Extended self-knowledge

Duncan Pritchard, Adam Carter

Research output: Chapter in Book/Report/Conference proceedingChapter (peer-reviewed)peer-review


We aim to move the externalism and self-knowledge debate forward by exploring two novel sceptical challenges to the prospects of self-knowledge of a paradigmatic sort, both of which result from ways in which our thought content, cognitive processes and cognitive successes depend crucially on our external environments. In particular, it is shown how arguments from extended cognition (e.g., Clark A, Chalmers D. Analysis 58:7–19 (1998); Clark A. Supersizing the mind: Embodiment, action, and cognitive extension. Oxford: Oxford University Press (2008)) and situationism (e.g., Alfano M. The Philosophical Quarterly 62:223–249 (2012), Alfano M. Expanding the situationist challenge to reliabilism about inference. In Fairweather A (ed) Virtue epistemology naturalized, Springer, Dordrecht, pp 103–122 (2014); Doris JM. Noûs 32:504–530 (1998), Doris JM. Lack of character: Personality and moral behavior. Cambridge University Press, Cambridge (2002); Harman G. Proceedings of the Aristotelian Society. 99:315–331 (1999), Harman G. Proceedings of the Aristotelian Society 100:223–226 (2000)) pose hitherto unexplored challenges to the prospects of self-knowledge as it is traditionally conceived. It is shown, however, that, suitably understood, these apparent challenges in fact only demonstrate two ways in which our cognitive lives can be dependent on our environment. As such, rather than undermining our prospects for attaining self-knowledge, they instead illustrate how self-knowledge can be extended and expanded.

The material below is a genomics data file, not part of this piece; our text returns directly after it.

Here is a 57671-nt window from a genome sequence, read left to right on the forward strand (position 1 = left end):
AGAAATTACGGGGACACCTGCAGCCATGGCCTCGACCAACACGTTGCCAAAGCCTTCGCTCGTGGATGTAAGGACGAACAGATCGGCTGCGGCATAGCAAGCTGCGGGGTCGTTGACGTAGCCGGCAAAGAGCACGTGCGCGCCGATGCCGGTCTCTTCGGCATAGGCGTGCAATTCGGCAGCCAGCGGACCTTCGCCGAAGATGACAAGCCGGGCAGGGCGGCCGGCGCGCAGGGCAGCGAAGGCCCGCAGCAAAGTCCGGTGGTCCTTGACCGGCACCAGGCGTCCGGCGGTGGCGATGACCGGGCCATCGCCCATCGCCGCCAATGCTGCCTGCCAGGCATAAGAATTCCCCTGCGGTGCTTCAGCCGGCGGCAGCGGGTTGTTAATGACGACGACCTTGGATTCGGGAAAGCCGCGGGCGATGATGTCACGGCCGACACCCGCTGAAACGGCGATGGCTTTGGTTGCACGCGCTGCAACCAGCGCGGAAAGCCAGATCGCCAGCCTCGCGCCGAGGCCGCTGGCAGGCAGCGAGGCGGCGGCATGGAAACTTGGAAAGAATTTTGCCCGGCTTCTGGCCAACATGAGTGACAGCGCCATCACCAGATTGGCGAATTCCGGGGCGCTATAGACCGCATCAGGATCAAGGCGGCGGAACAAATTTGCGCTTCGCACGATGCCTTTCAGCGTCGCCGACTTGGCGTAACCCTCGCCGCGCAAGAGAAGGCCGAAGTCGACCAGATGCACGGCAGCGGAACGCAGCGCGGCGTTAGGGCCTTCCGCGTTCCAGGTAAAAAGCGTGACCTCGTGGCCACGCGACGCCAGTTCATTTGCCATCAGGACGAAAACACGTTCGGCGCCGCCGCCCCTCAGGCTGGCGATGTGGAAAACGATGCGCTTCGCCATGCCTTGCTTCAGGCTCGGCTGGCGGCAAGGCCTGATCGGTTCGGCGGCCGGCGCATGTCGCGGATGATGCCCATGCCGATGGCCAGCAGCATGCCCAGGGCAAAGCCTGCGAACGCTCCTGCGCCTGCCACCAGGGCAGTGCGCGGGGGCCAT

Original languageEnglish
Title of host publicationThird-Person Self-Knowledge, Self-Interpretation, and Narrative
EditorsPatrizia Pedrini, Julie Kirsch
ISBN (Electronic)9783319986463
ISBN (Print)9783319986449
Publication statusPublished - 2018

Publication series

NameContributions To Phenomenology


  • self-knowledge
  • extended cognition
  • epistemic situationism
  • content externalism
  • memory


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